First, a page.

SUPPORTING NEW STUDENTS: ISC WELLBEING IN INTERNATIONAL SCHOOLS REPORT 5/5
This blog is the final post in a series of five discussing ISC Research’s findings from their Wellbeing in International Schools report. This blog focuses on the key report finding that there is a need for effective strategies to support new students, which directly supports the need for my work on emotional wellbeing for relocation.
BACKGROUND TO THE WELLBEING IN INTERNATIONAL SCHOOLS REPORT
ISC Research’s report shares the preliminary findings of the first global research into wellbeing in international schools. The report is authored by Angie Wigford at International Educational Psychology Services Ltd. and Andrea Higgins at Cardiff University School of Psychology.
AIMS OF THE WELLBEING IN INTERNATIONAL SCHOOLS RESEARCH
There are two main aims in the Wellbeing in International Schools report:
to identify what promotes wellbeing
to identify the barriers to wellbeing.
KEY FINDING FROM THE WELLBEING IN INTERNATIONAL SCHOOLS REPORT
“48% of respondents felt that transition between schools had a negative impact on student wellbeing. However, only 55% of teachers felt the strategies their school used for supporting new students were very effective” (Wigford and Higgins, 2018: p.21).
In terms of supporting new students, most schools clearly communicate the essential logistics, such as uniform requirements or timetables. While clear logistics are essential for schools to run efficiently, they also need to support their new students on an emotional level. I have yet to encounter an international school which provides staff professional development on relocation. Without professional development, staff don’t necessarily gain a deep understanding of the emotional stresses of relocation for students and their families. This shared staff understanding of the difficulties involved for relocating students is vital to create and maintain effective strategies to support new students.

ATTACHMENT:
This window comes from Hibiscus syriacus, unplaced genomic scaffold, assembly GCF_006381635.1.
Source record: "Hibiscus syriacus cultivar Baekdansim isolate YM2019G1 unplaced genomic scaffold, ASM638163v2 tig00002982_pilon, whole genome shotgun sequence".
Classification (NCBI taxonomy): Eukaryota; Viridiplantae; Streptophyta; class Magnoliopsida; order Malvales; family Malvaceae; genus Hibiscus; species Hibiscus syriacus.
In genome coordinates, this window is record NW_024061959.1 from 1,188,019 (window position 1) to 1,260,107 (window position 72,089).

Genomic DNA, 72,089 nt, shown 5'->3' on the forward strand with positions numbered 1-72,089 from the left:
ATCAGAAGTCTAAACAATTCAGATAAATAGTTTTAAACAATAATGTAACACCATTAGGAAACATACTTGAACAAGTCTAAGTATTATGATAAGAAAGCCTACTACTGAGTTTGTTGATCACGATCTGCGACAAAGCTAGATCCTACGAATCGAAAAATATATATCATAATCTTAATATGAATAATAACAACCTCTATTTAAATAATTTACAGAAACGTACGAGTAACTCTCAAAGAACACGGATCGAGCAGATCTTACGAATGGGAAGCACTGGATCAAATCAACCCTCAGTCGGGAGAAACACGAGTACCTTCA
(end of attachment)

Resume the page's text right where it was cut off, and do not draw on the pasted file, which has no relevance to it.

Furthermore, I’ve found that quite a number of international schools don’t have any school-wide strategies in place for supporting new students on a personal level, effective or otherwise. There are a number of simple but powerful strategies which can make a huge difference to the negative impact of relocation on students, both short- and long-term. These strategies work well within existing curriculae. Without effective strategies in place, international schools are missing an amazing opportunity to better support their students’ emotional wellbeing.
HOW DOES THIS APPLY TO ORGANISATIONS WHO RELOCATE FAMILIES?
The definition of relocation is “the act of moving to a new place and establishing one’s home there.” Many organisations focus on the logistics of a relocation, such as shipping, visas, booking flights or finding a new home. Of course, the logistics are an essential part of the relocation process.
However, establishing one’s home in a new location is more than just logistics. Home is also an emotional concept: feeling happy, settled, safe, comfortable. Despite this, the emotional side of relocation is often neglected. This is a problem because relocations are emotionally stressful and many families just aren’t sure how to address the difficult and uncomfortable feelings which are an inherent part of an international move. Stress causes issues for families at home and negatively impacts work performance. According to this Forbes article, “Employees suffering from high stress levels have lower engagement, are less productive and have higher absenteeism levels.”
HOW I CAN HELP
Hello/goodbye transition audit for international schools to analyse the strategies schools use to support both new and leaving students. Do reach out if you’d like more information
Hello/goodbye transition programme for relocating families to reduce the emotional stress of a relocation. Get in touch for more details.
Send me a message to discover more about my resources for international schools to support new and leaving students with emotional wellbeing for relocation. You can download and use a free example here.
Research-backed staff professional development on strategies to support new students. For an example of what to expect, take a look at thE SHORT VIDEO BELOW. Contact me if you’d like to find out how I can help your school.